Welcome to the forum. Reasonable questions -- I hope you find my reply to be so as well.
There are over 110 differnt genital HPV types, of which around 15 are the most common. Two closely related types, HPV 6 and 11, are among the 15 common ones and cause around 90% of genital warts. I'm not familiar with the 1% statistic you cite, but it seems a reasonable guesstimate of the proportion of sexually active people who have visible genital warts at any pint in time. Probably around 50-70% of HPV 6/11 infections result in visible warts.
Warts (and HPV infections in general) are most common in people roughly age 20-40. If 1% is an average prevalence, I would expect it to be quite a bit lower at age 52. However, even up to age 60 or higher, as many as 20% to 50% of people have detectable genital HPV of one type or another. The proportion of these are transmissible to sex partners is lower. You don't say your own age, but assuming you're on the mature side -- in view of your recent partner's age -- and also assuming you'ave had an average sex life, with at least a handful of partners over the years, undoubtedly you have been infected yourself and might still be. You are immune -- or at least highly resistant -- to any of the HPV types which you're already had. So considering both your own likely resistance to some HPV types and the modest chance your 52 year old partner had active infection, the probability that you acquired a new HPV infection from that single exposure is quite low. And the chance of a transmissible wart-causing infection lower still, probably miniscule. It's really quite rare for people to develop new genital warts beyond age 40 or so.
All that said, maybe you've had more than one partner? Is the 52 year old fellow the same one to whom you were exposed 5 months ago? And do you have reason to believe he had active warts at the time? If so, it would elevate your risk of warts -- but perhaps not by very much. A "white spot" on the vulva could be a wart; or even a pre-cancerous lesion. But neither one of these need be from your most recent exposure. HPV often reactivates, and if this is HPV at all, it could be from an infection you acquired years ago. At your age (guessing, once again), most newly diagnosed HPV infections are reactivations of old ones, not newly acquired.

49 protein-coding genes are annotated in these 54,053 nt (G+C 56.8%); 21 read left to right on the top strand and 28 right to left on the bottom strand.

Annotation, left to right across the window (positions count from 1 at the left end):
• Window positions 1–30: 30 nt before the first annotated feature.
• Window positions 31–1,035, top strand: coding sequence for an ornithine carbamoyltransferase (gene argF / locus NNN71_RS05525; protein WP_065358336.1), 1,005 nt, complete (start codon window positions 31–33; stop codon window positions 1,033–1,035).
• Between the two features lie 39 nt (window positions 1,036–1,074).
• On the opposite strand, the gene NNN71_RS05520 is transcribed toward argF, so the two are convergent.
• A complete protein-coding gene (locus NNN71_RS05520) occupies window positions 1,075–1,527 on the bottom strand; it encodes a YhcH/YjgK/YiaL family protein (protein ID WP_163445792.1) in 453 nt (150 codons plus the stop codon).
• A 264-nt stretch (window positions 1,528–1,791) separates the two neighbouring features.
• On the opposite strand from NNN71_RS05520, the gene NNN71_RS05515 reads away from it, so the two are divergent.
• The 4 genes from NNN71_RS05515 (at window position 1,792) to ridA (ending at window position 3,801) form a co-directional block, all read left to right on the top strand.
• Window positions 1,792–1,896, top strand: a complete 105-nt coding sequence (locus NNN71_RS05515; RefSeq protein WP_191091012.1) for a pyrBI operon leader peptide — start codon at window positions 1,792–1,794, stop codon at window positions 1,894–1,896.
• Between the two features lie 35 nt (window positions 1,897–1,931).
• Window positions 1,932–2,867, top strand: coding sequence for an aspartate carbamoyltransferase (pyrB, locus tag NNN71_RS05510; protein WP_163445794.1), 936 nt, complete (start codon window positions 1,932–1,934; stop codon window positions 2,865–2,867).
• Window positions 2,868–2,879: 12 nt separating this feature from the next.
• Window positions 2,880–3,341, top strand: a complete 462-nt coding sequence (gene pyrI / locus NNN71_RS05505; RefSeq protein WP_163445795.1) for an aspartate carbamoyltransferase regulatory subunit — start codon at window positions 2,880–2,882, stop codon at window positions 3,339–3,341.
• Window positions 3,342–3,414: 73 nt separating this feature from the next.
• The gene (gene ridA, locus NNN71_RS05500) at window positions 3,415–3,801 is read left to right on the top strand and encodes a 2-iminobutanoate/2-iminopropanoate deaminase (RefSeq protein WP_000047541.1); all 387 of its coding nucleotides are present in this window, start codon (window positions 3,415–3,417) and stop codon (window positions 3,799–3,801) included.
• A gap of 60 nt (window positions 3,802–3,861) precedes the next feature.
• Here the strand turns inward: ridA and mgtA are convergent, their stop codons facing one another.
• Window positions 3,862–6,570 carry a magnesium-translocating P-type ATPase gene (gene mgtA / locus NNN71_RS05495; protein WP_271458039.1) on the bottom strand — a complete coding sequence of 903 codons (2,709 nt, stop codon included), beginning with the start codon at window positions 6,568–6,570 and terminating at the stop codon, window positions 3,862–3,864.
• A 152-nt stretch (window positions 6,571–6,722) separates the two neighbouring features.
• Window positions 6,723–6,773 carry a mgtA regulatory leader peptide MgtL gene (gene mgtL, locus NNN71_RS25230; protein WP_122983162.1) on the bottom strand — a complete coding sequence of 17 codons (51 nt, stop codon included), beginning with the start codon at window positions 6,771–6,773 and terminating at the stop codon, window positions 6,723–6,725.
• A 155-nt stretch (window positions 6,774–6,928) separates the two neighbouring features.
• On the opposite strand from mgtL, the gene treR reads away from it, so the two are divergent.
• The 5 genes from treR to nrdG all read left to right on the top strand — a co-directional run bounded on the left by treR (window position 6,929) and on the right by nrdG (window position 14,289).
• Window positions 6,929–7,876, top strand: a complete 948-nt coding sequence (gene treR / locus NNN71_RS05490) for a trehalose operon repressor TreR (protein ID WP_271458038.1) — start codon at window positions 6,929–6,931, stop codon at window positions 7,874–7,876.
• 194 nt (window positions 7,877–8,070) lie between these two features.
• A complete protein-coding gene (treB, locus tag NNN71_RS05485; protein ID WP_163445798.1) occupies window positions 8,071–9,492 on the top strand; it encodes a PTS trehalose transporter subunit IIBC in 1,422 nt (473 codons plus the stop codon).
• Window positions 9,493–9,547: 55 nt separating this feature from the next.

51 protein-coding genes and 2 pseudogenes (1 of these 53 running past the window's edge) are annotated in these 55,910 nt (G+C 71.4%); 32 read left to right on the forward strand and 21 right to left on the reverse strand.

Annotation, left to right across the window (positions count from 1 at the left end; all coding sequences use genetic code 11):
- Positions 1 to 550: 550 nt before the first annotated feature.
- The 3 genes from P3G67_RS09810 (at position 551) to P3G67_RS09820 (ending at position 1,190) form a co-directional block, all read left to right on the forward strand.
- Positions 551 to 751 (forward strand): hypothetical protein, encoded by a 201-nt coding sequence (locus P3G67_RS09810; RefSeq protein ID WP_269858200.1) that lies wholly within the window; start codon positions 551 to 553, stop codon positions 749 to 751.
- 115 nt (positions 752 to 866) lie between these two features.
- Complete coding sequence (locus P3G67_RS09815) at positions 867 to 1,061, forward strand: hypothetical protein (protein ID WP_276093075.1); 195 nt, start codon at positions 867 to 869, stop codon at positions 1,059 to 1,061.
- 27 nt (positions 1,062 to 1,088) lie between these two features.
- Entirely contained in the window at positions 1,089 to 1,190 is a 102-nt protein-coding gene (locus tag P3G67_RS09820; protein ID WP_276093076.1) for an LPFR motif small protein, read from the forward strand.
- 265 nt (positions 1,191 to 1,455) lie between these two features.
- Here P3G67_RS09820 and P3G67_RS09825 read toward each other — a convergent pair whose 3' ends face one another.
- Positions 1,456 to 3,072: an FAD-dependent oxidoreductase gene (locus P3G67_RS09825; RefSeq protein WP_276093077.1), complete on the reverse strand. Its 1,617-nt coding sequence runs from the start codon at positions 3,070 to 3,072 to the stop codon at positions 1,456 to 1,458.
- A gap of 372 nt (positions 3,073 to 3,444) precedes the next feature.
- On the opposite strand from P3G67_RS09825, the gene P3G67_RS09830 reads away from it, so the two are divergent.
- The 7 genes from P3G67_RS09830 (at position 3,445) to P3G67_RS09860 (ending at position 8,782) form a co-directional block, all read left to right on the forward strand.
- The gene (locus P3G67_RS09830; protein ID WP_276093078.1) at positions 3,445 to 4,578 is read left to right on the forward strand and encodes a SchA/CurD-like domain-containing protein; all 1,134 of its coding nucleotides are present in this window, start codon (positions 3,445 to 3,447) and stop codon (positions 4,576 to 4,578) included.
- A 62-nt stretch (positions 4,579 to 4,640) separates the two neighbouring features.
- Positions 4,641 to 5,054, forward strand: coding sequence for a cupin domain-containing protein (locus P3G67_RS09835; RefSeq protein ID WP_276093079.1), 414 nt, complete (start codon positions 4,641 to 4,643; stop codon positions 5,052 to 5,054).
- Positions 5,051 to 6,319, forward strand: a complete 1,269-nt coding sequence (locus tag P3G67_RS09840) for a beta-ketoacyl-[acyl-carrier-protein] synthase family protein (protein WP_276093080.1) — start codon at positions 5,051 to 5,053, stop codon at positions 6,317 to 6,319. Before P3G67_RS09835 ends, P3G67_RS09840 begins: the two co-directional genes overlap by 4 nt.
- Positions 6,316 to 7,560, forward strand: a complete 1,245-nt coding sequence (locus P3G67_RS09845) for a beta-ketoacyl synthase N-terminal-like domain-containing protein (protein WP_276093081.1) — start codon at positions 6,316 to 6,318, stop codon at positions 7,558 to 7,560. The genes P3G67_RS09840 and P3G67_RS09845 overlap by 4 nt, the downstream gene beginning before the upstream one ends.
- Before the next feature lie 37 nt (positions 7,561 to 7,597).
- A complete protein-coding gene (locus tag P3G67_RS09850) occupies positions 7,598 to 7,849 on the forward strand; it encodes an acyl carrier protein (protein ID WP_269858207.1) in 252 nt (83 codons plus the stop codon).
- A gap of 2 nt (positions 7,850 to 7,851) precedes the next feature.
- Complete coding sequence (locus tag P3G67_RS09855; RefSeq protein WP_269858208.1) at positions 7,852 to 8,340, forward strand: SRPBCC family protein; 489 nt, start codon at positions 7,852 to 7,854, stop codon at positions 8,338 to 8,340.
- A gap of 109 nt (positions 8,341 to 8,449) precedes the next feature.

Finally, for all those reasons, fear of transmitting HPV really shouldn't be a concern. You can safely assume that any person with whom you have sex has already been infected, may be immune to the type(s) you may have, and his risk for any important health problem from any single exposure is near zero -- as it is for you.
Getting, having, and transmitting HPV are normal consequences of having sex at all. And the vast majority of infections cause no significant health problem and remain asymptomatic. Younger persons should be immunized to prevent infection with the two wart-causing types and 7 other types that together cause nearly 90% of genital, anal and throat cancers (the HPV vaccine is one of the most effective vaccines ever developed -- even better than the two available COVID vaccines, which are having so much media attention). But few people beyond early middle age can benefit from vaccination.
I think those comments address all your questions. But let me know if I missed anything on your mind, or if any of this needs clarification.